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  #1  
Old 03-03-2021, 10:57 AM
edhunter edhunter is offline
 
Join Date: Jul 2020
Location: Fredericksburg
Posts: 5
Default So I bought a kit....

Newbie here, wanted to say hello. Iíve been dreaming of building an airplane for some time, and just made a deal on a -6 kit. Iíll go pick it up in a few weeks. Fuselage, wings done, has both -6 and -7 tail pieces. Nothing else yet. Iíll probably configure as a 6a as Iím taking lessons. Mission will be primarily for cross country travel. My question is how to build lightness and proper CG to carry me at 200 lbs, wife at 130, and max baggage.
I found excellent post here....

Quote:
Originally Posted by Aden Rich View Post
Vans has already done a good job at making his airplanes light. The early RV-6 with a 160 hp and wood prop was a formidable machine and had a lot of performance. That's why he spanked all of the competition when it came out.

Here are some weight savings for the RV-6
1. Lightweight Tail wheels-saves about 1.5lbs
2. Use RV-7 elevators- the counter balance weights are on the ends compared to the -6 using two weight bolted to the inside and closer to the rotational axis.
3. Lighter interior materials-cloth versus leather and don't put carpet everywhere. More noise but with cancelling headsets who cares.
4. Lighter instruments. Most of your digital instruments are less bulky.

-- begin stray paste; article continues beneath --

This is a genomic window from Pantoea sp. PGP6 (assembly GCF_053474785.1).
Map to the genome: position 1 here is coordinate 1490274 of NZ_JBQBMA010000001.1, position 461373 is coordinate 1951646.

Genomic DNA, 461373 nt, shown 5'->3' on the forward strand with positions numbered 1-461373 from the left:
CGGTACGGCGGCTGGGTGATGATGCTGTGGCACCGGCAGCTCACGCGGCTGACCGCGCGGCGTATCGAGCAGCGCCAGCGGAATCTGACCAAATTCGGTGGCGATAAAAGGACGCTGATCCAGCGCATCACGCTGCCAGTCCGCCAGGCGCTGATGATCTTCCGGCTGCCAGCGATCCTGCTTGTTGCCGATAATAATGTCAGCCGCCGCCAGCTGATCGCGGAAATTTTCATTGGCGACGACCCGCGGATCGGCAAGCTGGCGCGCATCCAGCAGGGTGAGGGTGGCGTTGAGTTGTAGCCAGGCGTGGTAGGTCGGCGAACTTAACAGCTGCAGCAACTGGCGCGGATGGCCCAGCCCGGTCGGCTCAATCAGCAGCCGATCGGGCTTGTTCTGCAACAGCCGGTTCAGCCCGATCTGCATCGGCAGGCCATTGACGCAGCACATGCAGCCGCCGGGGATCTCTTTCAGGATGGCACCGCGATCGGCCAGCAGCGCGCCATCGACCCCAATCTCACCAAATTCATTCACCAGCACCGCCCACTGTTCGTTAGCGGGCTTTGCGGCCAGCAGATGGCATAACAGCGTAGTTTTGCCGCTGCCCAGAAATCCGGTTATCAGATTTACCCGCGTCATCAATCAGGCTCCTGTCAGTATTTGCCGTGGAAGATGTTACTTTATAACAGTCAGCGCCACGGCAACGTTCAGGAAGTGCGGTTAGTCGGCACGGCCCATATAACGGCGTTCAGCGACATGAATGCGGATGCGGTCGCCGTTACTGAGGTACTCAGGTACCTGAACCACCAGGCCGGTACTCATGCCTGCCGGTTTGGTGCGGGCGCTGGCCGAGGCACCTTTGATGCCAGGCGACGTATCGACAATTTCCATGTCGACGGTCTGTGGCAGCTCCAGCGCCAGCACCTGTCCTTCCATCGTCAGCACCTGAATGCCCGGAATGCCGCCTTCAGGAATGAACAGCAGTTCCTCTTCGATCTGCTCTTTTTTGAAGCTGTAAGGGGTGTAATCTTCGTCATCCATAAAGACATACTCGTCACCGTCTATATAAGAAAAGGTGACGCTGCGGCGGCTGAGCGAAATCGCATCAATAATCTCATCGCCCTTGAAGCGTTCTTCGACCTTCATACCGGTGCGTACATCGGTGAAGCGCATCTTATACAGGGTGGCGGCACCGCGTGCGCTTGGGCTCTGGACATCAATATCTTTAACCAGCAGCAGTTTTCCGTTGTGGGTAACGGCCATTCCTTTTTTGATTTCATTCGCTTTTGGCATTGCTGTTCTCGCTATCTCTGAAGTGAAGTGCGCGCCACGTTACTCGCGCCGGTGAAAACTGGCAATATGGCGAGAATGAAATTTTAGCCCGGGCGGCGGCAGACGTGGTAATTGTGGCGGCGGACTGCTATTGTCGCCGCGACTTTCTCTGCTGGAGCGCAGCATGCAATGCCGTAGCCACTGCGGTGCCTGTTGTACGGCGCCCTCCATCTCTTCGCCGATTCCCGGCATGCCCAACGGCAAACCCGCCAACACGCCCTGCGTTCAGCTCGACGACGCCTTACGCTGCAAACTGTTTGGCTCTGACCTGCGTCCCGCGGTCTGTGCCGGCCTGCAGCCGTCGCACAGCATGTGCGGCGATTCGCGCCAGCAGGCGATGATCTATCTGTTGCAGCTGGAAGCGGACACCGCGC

5. No vacuum system.
6. Be very anal about hardware bolt lengths and washers. Vans plans never seems to have to correct bolt lengths in there. I got about every bolt imaginable and used thinner washer and correct screws in all the applications. Over the entire airplane, you can save a lot of pounds. It adds up.
7. Don't primer ALCAD parts. If weight is the enemy, why are we painting parts that are already corrosion proof. Look at all the planes that don't have primer and are still flying around....?
8. Be very anal about your engine install and accessories like brake lines. I used all AN3 parts. No AN4 fittings or hoses. You don't need it. They are harder to find and sometimes more expensive but if weight reduction is the mission, then you need to use that.
9. Wood prop or MT/Composite Prop. No metal props
10 Lightweight accessories like Sky-Tec starter, B&C small Alt...ect.